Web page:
Best way to be nice and make sure your pictures aren’t stolen

Wm

7DMKII
Jun 11, 2018
62
7
LA
So 1st of all I have to start by saying, I’m new at this and not sure what to do.... And it’s certainly not that I think my pictures are worth stealing...... But - I’ve now had multiple classes with 3 different professional photographers. The very 1st one out of the box copied all my pictures to her desktop and kept them. I was kinda shocked and didn’t know what to do, so I left it. Our 2nd class she said she was just working on them in memory and they weren’t being saved to her drive. Who knows..... The next time with a different person, he did ask to see what I’ve been shooting and wanted to take a look. Before I knew it, he too copied my whole usb. And finally with the last teacher, they dropped all my pics on the PS program and also told me that they were just in memory but when I went back for another class and inserted the usb to get my new pics up, I noticed a picture from the previous week on their computer. When I said, hey, what was that, I was ignored and they quickly changed screens.....

What gives?

It’s not like my pictures are so great, but, hey - there mine! I guess I could have been more forceful, but I didn’t want to make a big deal or am I???

I’m not too familiar with PS, but what to do. If the teacher is moving so fast, it’s hard for me to tell exactly what they are doing wit the files in the final saving, etc. I guess be more direct and say no keeping the photos.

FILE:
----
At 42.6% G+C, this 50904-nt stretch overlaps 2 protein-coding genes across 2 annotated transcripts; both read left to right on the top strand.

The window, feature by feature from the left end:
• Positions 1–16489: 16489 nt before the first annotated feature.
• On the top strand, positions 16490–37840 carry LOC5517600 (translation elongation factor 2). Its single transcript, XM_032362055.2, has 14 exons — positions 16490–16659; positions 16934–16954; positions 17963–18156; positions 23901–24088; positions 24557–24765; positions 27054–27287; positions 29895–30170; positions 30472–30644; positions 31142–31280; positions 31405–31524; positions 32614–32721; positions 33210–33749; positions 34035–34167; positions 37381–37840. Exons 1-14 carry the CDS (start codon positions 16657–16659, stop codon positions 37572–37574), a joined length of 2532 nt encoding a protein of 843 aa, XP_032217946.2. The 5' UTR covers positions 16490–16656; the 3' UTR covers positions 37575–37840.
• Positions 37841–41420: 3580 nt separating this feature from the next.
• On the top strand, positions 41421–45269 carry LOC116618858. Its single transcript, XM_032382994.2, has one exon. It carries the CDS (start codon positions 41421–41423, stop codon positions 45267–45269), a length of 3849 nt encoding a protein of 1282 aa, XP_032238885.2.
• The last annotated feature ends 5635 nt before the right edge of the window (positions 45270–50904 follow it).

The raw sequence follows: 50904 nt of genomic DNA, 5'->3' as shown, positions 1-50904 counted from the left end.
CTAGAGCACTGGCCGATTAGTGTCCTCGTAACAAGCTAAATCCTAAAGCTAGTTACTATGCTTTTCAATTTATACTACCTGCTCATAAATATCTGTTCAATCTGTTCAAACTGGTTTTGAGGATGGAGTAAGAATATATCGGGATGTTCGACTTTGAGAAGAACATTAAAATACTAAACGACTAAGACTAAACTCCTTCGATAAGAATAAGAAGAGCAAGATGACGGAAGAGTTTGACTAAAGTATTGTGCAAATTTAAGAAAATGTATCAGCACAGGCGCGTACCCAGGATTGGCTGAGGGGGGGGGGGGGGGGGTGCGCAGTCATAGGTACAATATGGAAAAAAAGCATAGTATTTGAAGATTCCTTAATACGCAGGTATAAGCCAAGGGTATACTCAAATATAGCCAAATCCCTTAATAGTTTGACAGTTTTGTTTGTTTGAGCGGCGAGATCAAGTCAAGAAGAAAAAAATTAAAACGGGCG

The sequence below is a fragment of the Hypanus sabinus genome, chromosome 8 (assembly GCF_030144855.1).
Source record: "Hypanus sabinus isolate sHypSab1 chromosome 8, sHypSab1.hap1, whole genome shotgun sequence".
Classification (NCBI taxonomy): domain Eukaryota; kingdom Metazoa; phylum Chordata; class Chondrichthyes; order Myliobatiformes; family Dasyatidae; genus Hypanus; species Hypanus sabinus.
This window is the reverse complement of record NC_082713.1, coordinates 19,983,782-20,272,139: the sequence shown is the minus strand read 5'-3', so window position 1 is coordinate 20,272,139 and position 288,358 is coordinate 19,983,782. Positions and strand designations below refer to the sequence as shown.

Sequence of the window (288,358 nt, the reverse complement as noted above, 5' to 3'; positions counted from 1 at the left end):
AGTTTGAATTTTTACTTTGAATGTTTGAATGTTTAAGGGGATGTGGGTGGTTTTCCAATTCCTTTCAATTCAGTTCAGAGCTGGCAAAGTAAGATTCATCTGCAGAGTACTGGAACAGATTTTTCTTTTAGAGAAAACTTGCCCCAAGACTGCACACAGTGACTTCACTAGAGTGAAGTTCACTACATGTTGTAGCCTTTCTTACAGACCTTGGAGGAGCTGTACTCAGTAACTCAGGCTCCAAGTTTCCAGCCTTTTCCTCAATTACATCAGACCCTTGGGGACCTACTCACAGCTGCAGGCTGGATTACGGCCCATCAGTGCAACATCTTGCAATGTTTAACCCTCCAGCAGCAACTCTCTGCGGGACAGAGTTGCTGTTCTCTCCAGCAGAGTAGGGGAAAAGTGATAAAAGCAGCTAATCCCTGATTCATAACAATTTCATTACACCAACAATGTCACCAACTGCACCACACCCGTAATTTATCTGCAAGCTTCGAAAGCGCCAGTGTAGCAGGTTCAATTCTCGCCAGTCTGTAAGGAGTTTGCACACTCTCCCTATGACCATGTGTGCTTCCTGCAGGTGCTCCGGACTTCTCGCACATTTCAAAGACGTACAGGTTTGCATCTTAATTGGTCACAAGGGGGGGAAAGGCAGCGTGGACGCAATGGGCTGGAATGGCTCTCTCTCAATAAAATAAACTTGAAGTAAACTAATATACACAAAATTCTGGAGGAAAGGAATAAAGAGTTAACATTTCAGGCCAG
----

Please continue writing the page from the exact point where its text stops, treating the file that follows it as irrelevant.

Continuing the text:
Thoughts on this please? Tks.
 

unfocused

EOS-1D X Mark III
Jul 20, 2010
5,908
3,116
67
Springfield, IL
www.mgordoncommunications.com
Nope. If you took a photo and it wasn't under terms of a contract that assigned the rights to someone else, you own the copyright to that image...

Thanks. Your comment led me to do a bit of research and you are correct. Things have changed since my college course in media and the law and it appears that it is true that original works are now protected by copyright from the moment of creation. Also correct that without registration, you can't get more than actual damages, which would be hard to prove in most cases.
 

AlanF

Stay at home
CR Pro
Aug 16, 2012
8,031
9,558
Thanks. Your comment led me to do a bit of research and you are correct. Things have changed since my college course in media and the law and it appears that it is true that original works are now protected by copyright from the moment of creation. Also correct that without registration, you can't get more than actual damages, which would be hard to prove in most cases.
You must have been in college some years ago as the US copyright law dates to 1976.
 

unfocused

EOS-1D X Mark III
Jul 20, 2010
5,908
3,116
67
Springfield, IL
www.mgordoncommunications.com
You must have been in college some years ago as the US copyright law dates to 1976.
Graduated college 1975. But also:
U.S. Copyright Office Circular 1 Copyright Basics said:
Applying a copyright notice to a work has not been required since March 1, 1989...
Which is the provision that I was unaware of.
 
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